SC order infuses life into CIDís child protection cell project
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Nine years after a central law ó The Juvenile Justice Act (2000) ó was passed and six years after Gujarat decided to implement it, the women cell of the CID took up the initiative in 2009 to set up juvenile justice units in all women police stations. But the project got shelved due to various reasons.
Now, the project has got a new life after the SC's order of January 17, 2013, following which all women police stations in Gujarat will host Child Protection Cells (CPCs) or juvenile justice units to handle cases for both "juveniles in need of care" (who are missing, victims of human trafficking, left homes, etc) and "juveniles in conflict with law" (minors found committing crimes under the Juvenile Justice Act).
These children can be handed over to an adoption centre or an ashram if they have been abandoned or forcefully brought into labour work or begging.
The children who are found committing crimes should be also intervened and brought to these units for counselling before being taken to observation homes for their terms.
"The SC order has given a boost to restart the project that was lying unattended for a long time. Now the women police stations will work as full-time juvenile justice units with CPCs, also in rural districts where juvenile cases of both nature will be probed by women cops. This has given a push to the state to set up these units, which we had long thought of," said IGP CID (Women Cell) Anil Pratham.
The project had faced several hitches in 2009, the biggest being the shortage of women police officials. Those already in force were reluctant to get additional duties for juvenile cases. The CID had even trained 80-odd women cops with lectures and seminars on juvenile laws by child rights activists, lawyers, NGOs and expert training sessions in New Delhi to run these units.
In 2011, the Home Department had issued a notification to implement the Juvenile Justice Act in toto, stating that an ASI or constable-rank cop would be appointed as child welfare officer. The children found committing crime should be produced before the JJ Board within 24 hours and not kept in police station lockups.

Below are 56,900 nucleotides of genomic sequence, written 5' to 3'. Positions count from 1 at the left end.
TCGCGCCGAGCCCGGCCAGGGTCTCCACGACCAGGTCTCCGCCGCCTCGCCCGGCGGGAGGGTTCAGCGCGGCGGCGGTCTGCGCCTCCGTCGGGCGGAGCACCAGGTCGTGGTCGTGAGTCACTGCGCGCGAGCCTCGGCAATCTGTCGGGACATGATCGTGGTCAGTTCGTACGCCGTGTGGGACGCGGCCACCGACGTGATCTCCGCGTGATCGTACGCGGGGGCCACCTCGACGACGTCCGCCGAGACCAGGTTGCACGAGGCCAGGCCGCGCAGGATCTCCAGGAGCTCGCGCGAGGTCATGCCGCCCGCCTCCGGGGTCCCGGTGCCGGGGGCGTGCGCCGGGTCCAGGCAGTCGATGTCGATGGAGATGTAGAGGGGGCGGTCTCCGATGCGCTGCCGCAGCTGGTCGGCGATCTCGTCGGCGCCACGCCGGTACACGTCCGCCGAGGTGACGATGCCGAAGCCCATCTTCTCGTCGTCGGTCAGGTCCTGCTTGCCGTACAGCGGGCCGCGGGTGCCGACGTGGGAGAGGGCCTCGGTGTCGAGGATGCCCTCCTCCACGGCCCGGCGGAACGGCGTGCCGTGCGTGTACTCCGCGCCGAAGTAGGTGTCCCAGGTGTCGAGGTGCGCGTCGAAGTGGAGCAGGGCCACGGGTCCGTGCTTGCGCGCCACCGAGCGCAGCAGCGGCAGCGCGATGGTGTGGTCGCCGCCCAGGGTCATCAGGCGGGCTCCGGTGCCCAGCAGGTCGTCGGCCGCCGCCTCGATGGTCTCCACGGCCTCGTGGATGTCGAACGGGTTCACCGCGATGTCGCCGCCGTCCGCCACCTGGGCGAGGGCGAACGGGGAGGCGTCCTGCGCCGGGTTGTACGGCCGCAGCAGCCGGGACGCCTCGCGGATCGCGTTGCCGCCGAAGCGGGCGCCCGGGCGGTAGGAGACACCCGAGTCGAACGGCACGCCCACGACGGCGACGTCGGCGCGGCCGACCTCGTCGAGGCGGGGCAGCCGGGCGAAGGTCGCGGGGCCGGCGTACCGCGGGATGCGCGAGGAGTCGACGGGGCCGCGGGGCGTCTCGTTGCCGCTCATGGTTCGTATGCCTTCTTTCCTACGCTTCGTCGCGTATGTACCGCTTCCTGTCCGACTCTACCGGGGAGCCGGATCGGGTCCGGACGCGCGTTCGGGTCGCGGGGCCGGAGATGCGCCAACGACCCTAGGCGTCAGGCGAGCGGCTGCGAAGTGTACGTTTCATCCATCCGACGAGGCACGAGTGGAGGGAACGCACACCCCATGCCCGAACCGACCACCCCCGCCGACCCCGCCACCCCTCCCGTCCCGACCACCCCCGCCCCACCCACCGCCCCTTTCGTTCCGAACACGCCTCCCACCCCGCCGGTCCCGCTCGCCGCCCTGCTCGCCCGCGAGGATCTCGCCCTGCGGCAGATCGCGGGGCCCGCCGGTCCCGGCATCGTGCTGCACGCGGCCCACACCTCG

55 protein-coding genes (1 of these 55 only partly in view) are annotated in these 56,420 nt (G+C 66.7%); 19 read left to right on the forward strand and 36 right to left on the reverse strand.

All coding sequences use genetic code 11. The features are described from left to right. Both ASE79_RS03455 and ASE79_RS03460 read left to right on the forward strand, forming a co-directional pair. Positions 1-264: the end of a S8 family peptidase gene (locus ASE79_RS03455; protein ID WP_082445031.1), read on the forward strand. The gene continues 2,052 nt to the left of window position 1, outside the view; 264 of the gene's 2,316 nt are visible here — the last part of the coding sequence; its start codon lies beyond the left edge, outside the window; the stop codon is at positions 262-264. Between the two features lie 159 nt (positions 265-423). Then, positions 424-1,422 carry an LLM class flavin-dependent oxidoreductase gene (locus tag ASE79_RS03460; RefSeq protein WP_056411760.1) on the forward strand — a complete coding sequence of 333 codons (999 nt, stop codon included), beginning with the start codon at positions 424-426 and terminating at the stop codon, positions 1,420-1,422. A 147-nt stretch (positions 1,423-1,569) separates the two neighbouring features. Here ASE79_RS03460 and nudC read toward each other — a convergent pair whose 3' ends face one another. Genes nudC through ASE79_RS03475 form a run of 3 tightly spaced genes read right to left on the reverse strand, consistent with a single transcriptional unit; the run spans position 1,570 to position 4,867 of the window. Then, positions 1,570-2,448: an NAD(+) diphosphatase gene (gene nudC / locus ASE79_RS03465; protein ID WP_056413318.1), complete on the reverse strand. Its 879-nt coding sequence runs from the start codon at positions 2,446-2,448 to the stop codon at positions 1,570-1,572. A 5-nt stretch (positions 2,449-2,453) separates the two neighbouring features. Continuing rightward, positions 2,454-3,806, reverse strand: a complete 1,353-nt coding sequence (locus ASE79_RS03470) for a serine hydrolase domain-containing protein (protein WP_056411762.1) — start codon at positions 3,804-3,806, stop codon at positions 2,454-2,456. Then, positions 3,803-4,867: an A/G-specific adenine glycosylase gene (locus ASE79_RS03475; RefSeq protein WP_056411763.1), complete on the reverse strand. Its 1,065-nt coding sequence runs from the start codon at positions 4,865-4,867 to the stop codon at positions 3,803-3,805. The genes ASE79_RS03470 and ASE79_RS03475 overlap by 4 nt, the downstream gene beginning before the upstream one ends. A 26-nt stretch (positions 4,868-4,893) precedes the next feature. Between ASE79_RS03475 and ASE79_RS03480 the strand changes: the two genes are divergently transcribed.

The Ahmedabad woman police station was the first to begin the juvenile justice unit by reserving one section of the police station. The section was planned to be painted with bright colours, decorated with toys, books etc, and one regular assistant from an NGO to help the child welfare officer. However, the unit was soon converted into a seating arrangement area, which was torched during clashes in October 2012.
The CID has now decided to reactive its old project and train women officers again (if necessary) to hand over the task of juvenile units. "The project faced shortage of funds and lack of push that could help develop these units in even district women police stations. With this, the state police would recruit more women cops to be able to run these units filling up all the vacancies in districts. Even if we cannot bring about the same concept of a bright patch in women police stations, the Home Department will allot suitable budget for women police stations to help them set up fully equipped units," Pratham added.
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